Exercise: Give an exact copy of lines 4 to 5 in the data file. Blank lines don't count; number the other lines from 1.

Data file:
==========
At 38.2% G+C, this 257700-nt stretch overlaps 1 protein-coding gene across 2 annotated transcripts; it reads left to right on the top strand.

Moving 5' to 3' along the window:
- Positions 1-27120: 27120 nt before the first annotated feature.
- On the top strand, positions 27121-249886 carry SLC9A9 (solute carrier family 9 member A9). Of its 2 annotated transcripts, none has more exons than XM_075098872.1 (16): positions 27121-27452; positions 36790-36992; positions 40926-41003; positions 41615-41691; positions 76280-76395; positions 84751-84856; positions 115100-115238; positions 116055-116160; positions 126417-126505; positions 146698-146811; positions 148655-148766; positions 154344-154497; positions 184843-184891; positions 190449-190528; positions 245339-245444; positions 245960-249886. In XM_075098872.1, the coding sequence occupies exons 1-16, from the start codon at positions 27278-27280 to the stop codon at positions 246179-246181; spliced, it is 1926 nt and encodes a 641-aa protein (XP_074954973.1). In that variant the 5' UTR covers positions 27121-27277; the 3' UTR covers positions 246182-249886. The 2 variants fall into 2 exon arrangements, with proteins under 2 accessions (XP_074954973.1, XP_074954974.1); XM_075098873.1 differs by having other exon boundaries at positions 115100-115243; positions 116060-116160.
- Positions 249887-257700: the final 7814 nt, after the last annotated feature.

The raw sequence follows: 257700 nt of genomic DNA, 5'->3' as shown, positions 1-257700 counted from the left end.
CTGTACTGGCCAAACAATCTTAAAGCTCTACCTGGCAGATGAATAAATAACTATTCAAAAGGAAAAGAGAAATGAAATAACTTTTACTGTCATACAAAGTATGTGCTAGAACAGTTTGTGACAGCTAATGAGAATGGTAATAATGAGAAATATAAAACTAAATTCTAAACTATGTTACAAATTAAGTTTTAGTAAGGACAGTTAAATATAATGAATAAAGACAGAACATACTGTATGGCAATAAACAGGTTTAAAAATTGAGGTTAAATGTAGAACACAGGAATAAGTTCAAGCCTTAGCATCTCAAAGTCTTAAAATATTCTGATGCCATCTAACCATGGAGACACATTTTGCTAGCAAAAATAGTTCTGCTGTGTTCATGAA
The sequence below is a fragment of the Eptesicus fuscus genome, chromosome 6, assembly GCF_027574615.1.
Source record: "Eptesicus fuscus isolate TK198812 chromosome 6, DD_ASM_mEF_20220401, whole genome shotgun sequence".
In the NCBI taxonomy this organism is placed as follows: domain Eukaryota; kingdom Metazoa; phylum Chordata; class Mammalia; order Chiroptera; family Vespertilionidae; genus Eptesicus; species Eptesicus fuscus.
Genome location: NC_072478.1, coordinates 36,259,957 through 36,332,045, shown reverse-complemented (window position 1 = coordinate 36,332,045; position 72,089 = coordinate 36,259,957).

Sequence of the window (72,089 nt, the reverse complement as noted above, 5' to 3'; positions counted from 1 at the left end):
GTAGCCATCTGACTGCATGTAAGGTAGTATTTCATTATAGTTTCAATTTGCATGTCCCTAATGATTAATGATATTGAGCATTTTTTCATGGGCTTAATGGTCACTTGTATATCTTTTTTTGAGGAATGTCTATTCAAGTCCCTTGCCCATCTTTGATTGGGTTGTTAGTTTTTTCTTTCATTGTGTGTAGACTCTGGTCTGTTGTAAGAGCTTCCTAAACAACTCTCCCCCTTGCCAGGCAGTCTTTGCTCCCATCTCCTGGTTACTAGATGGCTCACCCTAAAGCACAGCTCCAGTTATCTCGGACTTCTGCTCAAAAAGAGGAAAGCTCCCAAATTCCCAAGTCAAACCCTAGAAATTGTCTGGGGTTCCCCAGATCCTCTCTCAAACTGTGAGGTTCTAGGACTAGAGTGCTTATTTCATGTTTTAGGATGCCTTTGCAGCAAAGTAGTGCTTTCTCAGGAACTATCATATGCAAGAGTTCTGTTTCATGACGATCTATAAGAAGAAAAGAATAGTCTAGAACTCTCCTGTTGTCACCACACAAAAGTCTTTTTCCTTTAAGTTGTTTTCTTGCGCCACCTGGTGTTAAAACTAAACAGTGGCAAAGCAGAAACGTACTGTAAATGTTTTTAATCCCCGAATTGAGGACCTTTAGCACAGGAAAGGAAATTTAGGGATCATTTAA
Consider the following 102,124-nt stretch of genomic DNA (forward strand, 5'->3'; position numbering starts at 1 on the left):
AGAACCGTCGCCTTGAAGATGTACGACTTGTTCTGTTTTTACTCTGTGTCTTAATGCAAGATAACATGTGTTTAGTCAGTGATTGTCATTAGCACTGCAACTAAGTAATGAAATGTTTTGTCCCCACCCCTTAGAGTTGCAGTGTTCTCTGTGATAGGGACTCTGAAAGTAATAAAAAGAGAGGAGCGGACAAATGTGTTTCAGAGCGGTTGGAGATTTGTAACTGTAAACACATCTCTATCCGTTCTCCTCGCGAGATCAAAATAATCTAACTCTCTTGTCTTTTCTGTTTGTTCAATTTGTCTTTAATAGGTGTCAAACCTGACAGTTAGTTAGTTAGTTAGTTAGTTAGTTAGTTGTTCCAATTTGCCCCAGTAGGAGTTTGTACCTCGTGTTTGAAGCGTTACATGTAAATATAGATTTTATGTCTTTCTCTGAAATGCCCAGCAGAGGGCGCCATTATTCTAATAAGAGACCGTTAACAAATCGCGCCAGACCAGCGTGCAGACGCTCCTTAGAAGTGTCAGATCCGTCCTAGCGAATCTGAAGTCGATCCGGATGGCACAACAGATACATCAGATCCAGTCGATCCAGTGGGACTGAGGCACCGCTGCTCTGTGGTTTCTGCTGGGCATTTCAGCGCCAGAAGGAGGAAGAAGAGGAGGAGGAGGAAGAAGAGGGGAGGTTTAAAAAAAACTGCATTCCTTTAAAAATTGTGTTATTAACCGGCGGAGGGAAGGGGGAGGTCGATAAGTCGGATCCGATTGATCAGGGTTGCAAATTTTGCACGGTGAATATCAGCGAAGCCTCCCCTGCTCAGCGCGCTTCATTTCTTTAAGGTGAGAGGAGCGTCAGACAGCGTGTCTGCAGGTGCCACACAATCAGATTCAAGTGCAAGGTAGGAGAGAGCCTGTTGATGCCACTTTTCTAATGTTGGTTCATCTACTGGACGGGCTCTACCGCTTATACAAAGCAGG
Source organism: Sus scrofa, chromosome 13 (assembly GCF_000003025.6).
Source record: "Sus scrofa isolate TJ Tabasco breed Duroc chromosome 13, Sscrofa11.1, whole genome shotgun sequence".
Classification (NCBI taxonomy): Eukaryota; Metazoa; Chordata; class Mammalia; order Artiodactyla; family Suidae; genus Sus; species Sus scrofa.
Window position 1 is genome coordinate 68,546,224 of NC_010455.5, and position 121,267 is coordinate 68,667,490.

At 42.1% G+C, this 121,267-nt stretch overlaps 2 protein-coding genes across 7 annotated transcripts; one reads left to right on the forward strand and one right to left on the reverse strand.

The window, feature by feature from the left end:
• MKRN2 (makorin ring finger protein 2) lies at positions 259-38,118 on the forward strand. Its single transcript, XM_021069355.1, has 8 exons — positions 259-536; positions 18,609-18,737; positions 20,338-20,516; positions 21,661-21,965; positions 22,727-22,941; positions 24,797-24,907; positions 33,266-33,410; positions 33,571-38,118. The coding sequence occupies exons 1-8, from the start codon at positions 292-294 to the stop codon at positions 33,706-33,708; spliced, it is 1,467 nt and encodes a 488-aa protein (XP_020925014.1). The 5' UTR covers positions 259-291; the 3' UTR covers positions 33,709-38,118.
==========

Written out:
- On the top strand, positions 27121-249886 carry SLC9A9 (solute carrier family 9 member A9). Of its 2 annotated transcripts, none has more exons than XM_075098872.1 (16): positions 27121-27452; positions 36790-36992; positions 40926-41003; positions 41615-41691; positions 76280-76395; positions 84751-84856; positions 115100-115238; positions 116055-116160; positions 126417-126505; positions 146698-146811; positions 148655-148766; positions 154344-154497; positions 184843-184891; positions 190449-190528; positions 245339-245444; positions 245960-249886. In XM_075098872.1, the coding sequence occupies exons 1-16, from the start codon at positions 27278-27280 to the stop codon at positions 246179-246181; spliced, it is 1926 nt and encodes a 641-aa protein (XP_074954973.1). In that variant the 5' UTR covers positions 27121-27277; the 3' UTR covers positions 246182-249886. The 2 variants fall into 2 exon arrangements, with proteins under 2 accessions (XP_074954973.1, XP_074954974.1); XM_075098873.1 differs by having other exon boundaries at positions 115100-115243; positions 116060-116160.
- Positions 249887-257700: the final 7814 nt, after the last annotated feature.